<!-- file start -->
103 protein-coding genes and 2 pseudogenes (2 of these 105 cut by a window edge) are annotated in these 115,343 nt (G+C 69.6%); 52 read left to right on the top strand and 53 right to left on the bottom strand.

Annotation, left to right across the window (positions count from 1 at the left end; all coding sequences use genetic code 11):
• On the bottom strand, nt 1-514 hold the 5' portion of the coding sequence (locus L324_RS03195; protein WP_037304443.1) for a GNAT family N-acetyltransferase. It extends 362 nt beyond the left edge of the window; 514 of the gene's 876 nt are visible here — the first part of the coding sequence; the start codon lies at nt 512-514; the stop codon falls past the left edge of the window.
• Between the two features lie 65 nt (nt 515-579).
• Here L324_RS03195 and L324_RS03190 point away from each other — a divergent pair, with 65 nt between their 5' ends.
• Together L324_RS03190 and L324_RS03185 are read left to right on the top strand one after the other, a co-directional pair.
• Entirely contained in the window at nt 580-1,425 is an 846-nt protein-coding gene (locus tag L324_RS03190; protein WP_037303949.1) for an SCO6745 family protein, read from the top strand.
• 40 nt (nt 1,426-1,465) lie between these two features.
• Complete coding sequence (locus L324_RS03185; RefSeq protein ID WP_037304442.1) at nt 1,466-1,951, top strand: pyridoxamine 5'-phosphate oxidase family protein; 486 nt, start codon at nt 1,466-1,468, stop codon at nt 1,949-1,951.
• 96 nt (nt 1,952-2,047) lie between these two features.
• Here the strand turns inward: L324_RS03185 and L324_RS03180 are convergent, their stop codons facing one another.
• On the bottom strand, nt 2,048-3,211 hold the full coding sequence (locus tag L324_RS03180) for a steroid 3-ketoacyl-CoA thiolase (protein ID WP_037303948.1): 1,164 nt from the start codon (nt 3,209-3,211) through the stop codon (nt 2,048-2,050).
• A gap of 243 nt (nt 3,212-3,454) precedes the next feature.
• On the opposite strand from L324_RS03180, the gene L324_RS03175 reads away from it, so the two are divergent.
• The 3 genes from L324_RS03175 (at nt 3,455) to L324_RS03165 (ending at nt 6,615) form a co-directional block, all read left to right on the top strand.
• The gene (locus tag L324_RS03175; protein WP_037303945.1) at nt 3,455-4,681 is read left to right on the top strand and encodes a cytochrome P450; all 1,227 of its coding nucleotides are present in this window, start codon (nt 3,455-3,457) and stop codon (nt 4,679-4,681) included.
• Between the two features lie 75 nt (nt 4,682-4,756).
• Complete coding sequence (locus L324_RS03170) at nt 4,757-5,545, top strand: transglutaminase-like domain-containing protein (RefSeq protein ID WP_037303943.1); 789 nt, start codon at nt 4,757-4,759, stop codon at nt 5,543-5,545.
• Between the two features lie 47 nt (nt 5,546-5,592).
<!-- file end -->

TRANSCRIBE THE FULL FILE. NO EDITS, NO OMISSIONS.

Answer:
103 protein-coding genes and 2 pseudogenes (2 of these 105 cut by a window edge) are annotated in these 115,343 nt (G+C 69.6%); 52 read left to right on the top strand and 53 right to left on the bottom strand.

Annotation, left to right across the window (positions count from 1 at the left end; all coding sequences use genetic code 11):
• On the bottom strand, nt 1-514 hold the 5' portion of the coding sequence (locus L324_RS03195; protein WP_037304443.1) for a GNAT family N-acetyltransferase. It extends 362 nt beyond the left edge of the window; 514 of the gene's 876 nt are visible here — the first part of the coding sequence; the start codon lies at nt 512-514; the stop codon falls past the left edge of the window.
• Between the two features lie 65 nt (nt 515-579).
• Here L324_RS03195 and L324_RS03190 point away from each other — a divergent pair, with 65 nt between their 5' ends.
• Together L324_RS03190 and L324_RS03185 are read left to right on the top strand one after the other, a co-directional pair.
• Entirely contained in the window at nt 580-1,425 is an 846-nt protein-coding gene (locus tag L324_RS03190; protein WP_037303949.1) for an SCO6745 family protein, read from the top strand.
• 40 nt (nt 1,426-1,465) lie between these two features.
• Complete coding sequence (locus L324_RS03185; RefSeq protein ID WP_037304442.1) at nt 1,466-1,951, top strand: pyridoxamine 5'-phosphate oxidase family protein; 486 nt, start codon at nt 1,466-1,468, stop codon at nt 1,949-1,951.
• 96 nt (nt 1,952-2,047) lie between these two features.
• Here the strand turns inward: L324_RS03185 and L324_RS03180 are convergent, their stop codons facing one another.
• On the bottom strand, nt 2,048-3,211 hold the full coding sequence (locus tag L324_RS03180) for a steroid 3-ketoacyl-CoA thiolase (protein ID WP_037303948.1): 1,164 nt from the start codon (nt 3,209-3,211) through the stop codon (nt 2,048-2,050).
• A gap of 243 nt (nt 3,212-3,454) precedes the next feature.
• On the opposite strand from L324_RS03180, the gene L324_RS03175 reads away from it, so the two are divergent.
• The 3 genes from L324_RS03175 (at nt 3,455) to L324_RS03165 (ending at nt 6,615) form a co-directional block, all read left to right on the top strand.
• The gene (locus tag L324_RS03175; protein WP_037303945.1) at nt 3,455-4,681 is read left to right on the top strand and encodes a cytochrome P450; all 1,227 of its coding nucleotides are present in this window, start codon (nt 3,455-3,457) and stop codon (nt 4,679-4,681) included.
• Between the two features lie 75 nt (nt 4,682-4,756).
• Complete coding sequence (locus L324_RS03170) at nt 4,757-5,545, top strand: transglutaminase-like domain-containing protein (RefSeq protein ID WP_037303943.1); 789 nt, start codon at nt 4,757-4,759, stop codon at nt 5,543-5,545.
• Between the two features lie 47 nt (nt 5,546-5,592).